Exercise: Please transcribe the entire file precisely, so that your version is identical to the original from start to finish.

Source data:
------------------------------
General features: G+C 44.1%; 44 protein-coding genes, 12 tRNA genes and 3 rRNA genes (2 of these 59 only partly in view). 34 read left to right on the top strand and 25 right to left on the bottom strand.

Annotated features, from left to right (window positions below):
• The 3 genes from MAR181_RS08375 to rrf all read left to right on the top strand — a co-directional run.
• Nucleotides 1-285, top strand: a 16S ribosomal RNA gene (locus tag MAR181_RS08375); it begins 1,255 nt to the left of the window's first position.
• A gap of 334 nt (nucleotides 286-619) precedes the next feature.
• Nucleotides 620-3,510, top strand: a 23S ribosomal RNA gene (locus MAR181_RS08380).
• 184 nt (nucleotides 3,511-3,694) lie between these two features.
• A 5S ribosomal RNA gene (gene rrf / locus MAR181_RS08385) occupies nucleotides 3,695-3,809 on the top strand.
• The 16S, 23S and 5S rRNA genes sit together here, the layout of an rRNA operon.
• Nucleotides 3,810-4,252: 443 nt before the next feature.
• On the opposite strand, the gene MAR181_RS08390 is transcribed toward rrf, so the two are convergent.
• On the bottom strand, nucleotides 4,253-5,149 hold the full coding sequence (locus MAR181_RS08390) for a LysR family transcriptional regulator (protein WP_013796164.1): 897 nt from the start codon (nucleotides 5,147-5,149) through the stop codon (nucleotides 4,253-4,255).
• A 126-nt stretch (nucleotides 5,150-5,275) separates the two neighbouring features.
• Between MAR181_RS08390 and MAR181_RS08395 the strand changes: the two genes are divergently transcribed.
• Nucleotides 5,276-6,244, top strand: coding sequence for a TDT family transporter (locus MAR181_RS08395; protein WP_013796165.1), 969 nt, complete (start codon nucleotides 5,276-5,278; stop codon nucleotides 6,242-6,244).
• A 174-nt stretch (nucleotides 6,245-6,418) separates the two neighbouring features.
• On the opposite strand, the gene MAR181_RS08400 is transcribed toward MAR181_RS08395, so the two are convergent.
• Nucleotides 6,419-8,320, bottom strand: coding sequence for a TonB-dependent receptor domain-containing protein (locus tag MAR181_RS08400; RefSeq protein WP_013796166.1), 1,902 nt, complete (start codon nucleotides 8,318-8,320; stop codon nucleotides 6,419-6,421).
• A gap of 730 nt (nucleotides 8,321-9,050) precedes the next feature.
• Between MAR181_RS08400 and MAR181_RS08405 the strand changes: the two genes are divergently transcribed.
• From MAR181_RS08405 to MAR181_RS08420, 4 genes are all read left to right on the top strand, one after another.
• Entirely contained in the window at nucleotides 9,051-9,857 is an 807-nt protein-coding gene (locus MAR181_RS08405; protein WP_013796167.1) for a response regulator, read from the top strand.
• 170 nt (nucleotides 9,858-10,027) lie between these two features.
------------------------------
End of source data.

General features: G+C 44.1%; 44 protein-coding genes, 12 tRNA genes and 3 rRNA genes (2 of these 59 only partly in view). 34 read left to right on the top strand and 25 right to left on the bottom strand.

Annotated features, from left to right (window positions below):
• The 3 genes from MAR181_RS08375 to rrf all read left to right on the top strand — a co-directional run.
• Nucleotides 1-285, top strand: a 16S ribosomal RNA gene (locus tag MAR181_RS08375); it begins 1,255 nt to the left of the window's first position.
• A gap of 334 nt (nucleotides 286-619) precedes the next feature.
• Nucleotides 620-3,510, top strand: a 23S ribosomal RNA gene (locus MAR181_RS08380).
• 184 nt (nucleotides 3,511-3,694) lie between these two features.
• A 5S ribosomal RNA gene (gene rrf / locus MAR181_RS08385) occupies nucleotides 3,695-3,809 on the top strand.
• The 16S, 23S and 5S rRNA genes sit together here, the layout of an rRNA operon.
• Nucleotides 3,810-4,252: 443 nt before the next feature.
• On the opposite strand, the gene MAR181_RS08390 is transcribed toward rrf, so the two are convergent.
• On the bottom strand, nucleotides 4,253-5,149 hold the full coding sequence (locus MAR181_RS08390) for a LysR family transcriptional regulator (protein WP_013796164.1): 897 nt from the start codon (nucleotides 5,147-5,149) through the stop codon (nucleotides 4,253-4,255).
• A 126-nt stretch (nucleotides 5,150-5,275) separates the two neighbouring features.
• Between MAR181_RS08390 and MAR181_RS08395 the strand changes: the two genes are divergently transcribed.
• Nucleotides 5,276-6,244, top strand: coding sequence for a TDT family transporter (locus MAR181_RS08395; protein WP_013796165.1), 969 nt, complete (start codon nucleotides 5,276-5,278; stop codon nucleotides 6,242-6,244).
• A 174-nt stretch (nucleotides 6,245-6,418) separates the two neighbouring features.
• On the opposite strand, the gene MAR181_RS08400 is transcribed toward MAR181_RS08395, so the two are convergent.
• Nucleotides 6,419-8,320, bottom strand: coding sequence for a TonB-dependent receptor domain-containing protein (locus tag MAR181_RS08400; RefSeq protein WP_013796166.1), 1,902 nt, complete (start codon nucleotides 8,318-8,320; stop codon nucleotides 6,419-6,421).
• A gap of 730 nt (nucleotides 8,321-9,050) precedes the next feature.
• Between MAR181_RS08400 and MAR181_RS08405 the strand changes: the two genes are divergently transcribed.
• From MAR181_RS08405 to MAR181_RS08420, 4 genes are all read left to right on the top strand, one after another.
• Entirely contained in the window at nucleotides 9,051-9,857 is an 807-nt protein-coding gene (locus MAR181_RS08405; protein WP_013796167.1) for a response regulator, read from the top strand.
• 170 nt (nucleotides 9,858-10,027) lie between these two features.